A pizza dinner is a pizza dinner, until there's a special element addedlike dining 1,300 feet high.
Skydeck Chicago ( 233 S. Franklin St.; theskydeck.com/ )located in the Willis Tower, the tallest building in the Western Hemisphereoffers a one-of-a-kind dining experience: "Pie in the Sky." The VIP dining experience takes place after hours ( starting at 9 or 11 p.m., depending on the time of year ), so there's concern about foot trafficand there are four tables, max, so only a few people get to roam the lofty floor and partake of the Chicago skyline from a vantage point few people acquire.
The table is not on the ledge, but on its edge, which still provides a magnificent view while enjoying dinner. ( I personally think a lot of people would be freaked out if they actually dined on the ledge. ) By the way, said dinner is a three-course meal featuring Giordano's items, including salad, dessert ( tiramisu or apple pan pie ) and, of course, stuffed pizza for up to eight people. The pizza was delicious, the dessert was enjoyableand Giordano's has some of the tastiest green tea I've ever had.
However, no experience is perfect, and this one had a couple snags. The night my friend and I dined was particularly chilly, and the heat wasn't circulating; when we asked the waitstaff about making things warmer, we were told a different department was in charge and they really couldn't do much. Worse, we were informed the same thing regarding the lightor lack of it. I know the darkness helps with romance and visibility ( of the city lights ), but if it's truly a VIP experience, let's shed a little light on the subject. ( Eventually, one of the friendly waiters procured three candles. )
But even with those snafus, this was a lovely and unique experience. You won't soon forget it. To make a reservation, call 312-875-9447 or email email@example.com .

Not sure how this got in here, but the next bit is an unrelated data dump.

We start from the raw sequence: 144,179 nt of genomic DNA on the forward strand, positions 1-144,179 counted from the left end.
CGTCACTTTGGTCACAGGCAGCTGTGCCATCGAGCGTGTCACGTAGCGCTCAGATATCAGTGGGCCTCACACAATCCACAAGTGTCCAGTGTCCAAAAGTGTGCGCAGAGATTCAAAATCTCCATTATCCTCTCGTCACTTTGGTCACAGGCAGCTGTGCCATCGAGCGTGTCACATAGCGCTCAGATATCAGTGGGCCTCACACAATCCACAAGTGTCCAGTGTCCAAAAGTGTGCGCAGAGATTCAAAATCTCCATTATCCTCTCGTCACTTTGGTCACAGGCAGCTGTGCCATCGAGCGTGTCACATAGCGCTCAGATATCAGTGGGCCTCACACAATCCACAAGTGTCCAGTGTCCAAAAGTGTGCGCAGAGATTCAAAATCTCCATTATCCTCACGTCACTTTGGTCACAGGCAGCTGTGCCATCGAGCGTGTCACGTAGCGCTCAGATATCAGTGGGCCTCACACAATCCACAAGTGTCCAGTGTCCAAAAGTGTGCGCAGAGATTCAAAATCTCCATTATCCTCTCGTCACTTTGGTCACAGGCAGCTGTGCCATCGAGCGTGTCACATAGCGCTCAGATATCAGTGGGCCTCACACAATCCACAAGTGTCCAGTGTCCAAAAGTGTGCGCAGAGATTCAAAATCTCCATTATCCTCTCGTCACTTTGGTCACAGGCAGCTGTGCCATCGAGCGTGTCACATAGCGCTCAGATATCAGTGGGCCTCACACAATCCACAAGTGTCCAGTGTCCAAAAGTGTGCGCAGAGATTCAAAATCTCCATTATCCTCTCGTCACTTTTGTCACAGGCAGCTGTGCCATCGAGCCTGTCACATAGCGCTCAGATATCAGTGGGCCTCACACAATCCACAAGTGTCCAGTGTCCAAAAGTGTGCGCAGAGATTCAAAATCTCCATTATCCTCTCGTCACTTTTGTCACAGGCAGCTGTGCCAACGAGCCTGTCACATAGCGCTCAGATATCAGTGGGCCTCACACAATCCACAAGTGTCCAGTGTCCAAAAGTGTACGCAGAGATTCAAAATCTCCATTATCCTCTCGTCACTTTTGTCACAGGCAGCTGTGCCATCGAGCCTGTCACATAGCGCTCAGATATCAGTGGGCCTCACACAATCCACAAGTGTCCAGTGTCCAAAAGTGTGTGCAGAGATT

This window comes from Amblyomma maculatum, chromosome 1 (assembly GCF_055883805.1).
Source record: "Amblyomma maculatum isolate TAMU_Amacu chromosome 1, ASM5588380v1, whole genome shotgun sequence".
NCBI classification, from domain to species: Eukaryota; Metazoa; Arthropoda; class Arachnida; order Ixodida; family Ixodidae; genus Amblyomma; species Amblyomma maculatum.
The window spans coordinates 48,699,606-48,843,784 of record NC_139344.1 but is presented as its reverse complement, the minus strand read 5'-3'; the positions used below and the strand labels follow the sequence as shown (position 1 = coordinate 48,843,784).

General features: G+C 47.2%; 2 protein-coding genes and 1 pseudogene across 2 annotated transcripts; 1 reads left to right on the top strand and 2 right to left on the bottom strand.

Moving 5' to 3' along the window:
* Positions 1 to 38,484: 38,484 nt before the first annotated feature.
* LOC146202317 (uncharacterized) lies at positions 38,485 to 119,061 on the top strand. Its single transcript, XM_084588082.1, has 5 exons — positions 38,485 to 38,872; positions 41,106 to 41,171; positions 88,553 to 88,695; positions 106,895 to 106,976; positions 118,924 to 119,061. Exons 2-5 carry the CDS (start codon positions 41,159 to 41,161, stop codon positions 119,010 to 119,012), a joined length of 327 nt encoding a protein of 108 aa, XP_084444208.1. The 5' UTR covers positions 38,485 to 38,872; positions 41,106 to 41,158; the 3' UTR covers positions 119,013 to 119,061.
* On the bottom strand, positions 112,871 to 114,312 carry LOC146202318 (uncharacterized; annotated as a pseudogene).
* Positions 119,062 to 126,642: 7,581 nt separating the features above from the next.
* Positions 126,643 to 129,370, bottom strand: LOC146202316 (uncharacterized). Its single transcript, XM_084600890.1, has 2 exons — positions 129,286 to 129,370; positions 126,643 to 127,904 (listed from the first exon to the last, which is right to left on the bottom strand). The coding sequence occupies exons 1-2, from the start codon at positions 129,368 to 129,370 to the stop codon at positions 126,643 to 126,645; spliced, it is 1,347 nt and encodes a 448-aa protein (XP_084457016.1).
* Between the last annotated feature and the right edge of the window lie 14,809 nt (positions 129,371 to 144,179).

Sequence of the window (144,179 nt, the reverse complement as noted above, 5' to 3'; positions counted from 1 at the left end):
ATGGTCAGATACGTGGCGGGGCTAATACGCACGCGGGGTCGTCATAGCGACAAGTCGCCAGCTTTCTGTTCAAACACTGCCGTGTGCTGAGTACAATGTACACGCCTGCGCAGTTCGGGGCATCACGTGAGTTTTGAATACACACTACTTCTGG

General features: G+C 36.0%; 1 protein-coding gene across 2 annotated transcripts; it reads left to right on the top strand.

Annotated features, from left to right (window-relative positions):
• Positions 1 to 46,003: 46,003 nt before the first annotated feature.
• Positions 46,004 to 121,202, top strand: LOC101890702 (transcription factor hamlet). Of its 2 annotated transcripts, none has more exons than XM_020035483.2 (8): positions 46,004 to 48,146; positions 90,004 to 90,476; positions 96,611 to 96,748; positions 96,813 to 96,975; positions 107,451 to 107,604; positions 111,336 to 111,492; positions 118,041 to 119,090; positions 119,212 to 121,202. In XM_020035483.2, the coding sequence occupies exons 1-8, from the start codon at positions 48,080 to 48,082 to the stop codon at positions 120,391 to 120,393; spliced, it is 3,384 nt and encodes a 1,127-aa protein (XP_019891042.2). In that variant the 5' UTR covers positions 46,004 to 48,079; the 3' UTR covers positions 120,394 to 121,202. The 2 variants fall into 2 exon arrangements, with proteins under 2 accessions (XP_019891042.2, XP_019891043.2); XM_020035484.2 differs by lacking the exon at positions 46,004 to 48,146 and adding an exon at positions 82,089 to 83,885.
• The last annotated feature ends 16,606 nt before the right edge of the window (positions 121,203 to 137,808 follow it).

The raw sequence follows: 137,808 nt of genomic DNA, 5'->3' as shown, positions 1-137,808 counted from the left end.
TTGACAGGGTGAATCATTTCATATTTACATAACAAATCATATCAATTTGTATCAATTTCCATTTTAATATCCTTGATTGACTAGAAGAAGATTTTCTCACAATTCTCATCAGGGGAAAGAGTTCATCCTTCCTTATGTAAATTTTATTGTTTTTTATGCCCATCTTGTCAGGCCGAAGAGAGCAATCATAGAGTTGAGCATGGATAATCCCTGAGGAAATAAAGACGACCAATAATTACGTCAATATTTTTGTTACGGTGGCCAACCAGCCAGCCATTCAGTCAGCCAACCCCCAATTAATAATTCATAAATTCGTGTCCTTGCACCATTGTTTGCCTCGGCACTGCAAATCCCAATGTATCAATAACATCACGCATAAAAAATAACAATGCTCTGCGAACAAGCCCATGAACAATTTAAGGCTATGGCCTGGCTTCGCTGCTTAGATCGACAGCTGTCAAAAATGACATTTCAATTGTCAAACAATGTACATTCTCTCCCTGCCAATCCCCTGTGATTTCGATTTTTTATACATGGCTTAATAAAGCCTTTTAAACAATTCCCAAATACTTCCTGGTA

Heartland Cafe closing
Longtime Rogers Park fixture The Heartland Cafe's last day of business will be Monday, Dec. 31.
In a letter to people addressed as "family," owner Tom Rosenfeld wrote, in part. "There has been a lot of uncertainty hanging over us lately, with questions on the fate of Heartland. As you know, the Heartland building has been listed for sale and we are now pretty far along with a sale. We might be able to come back once the new owners build a new building, but that won't be for some time. So we have been reviewing new spaces. At this time, there are a few that might work and we are trying to work out details, but nothing is certain.
"No matter what happens next, we will need to close down for at least a few months. What we know now is that Heartland's last day of operation in our home for 42 years will be December 31.
"This has been such a hard moment to arrive at. We are so thankful to you, our community, for the steadfast support and love you have shown to the Heartland Cafe over 5 decades."
"Financially, I can't keep up with the building anymore," Rosenfeldalso an organic farmer and owner of Earth First Farms in Berrien Center, Michigantold The Chicago Tribune in September. "We can't function like a normal restaurant. We're just spread out all over this building in all these small spaces."
The 9,600-square-foot building, at 7000 N. Glenwood Ave., housed the Heartland Cafe, Heartland Studio Theatre and Red Line Tap.
One of the most anticipated local openings of the year has taken place at contemporary Japanese restaurant Yugen, 652 W. Randolph St.complete with a Dec. 4 media event.
Inspired by Executive Chef Mari Katsumura's lineage, the word "yugen" means "the power to conjure indescribable appreciation for the simplicity of beauty," according to a press release. Katsumura has had experience in highly rated local spots such as Blackbird, Grace, Acadia and Entente.
Katsumura leads an all-woman team at the restaurant, working with Pastry Chef Jeanine Lamedieu and General Manager Morgan Olszewski.
Menu offerings include such items as crab rice, binchotan-grilled octopus, Japanese curry, cheesecake and more.
See YugenChicago.com .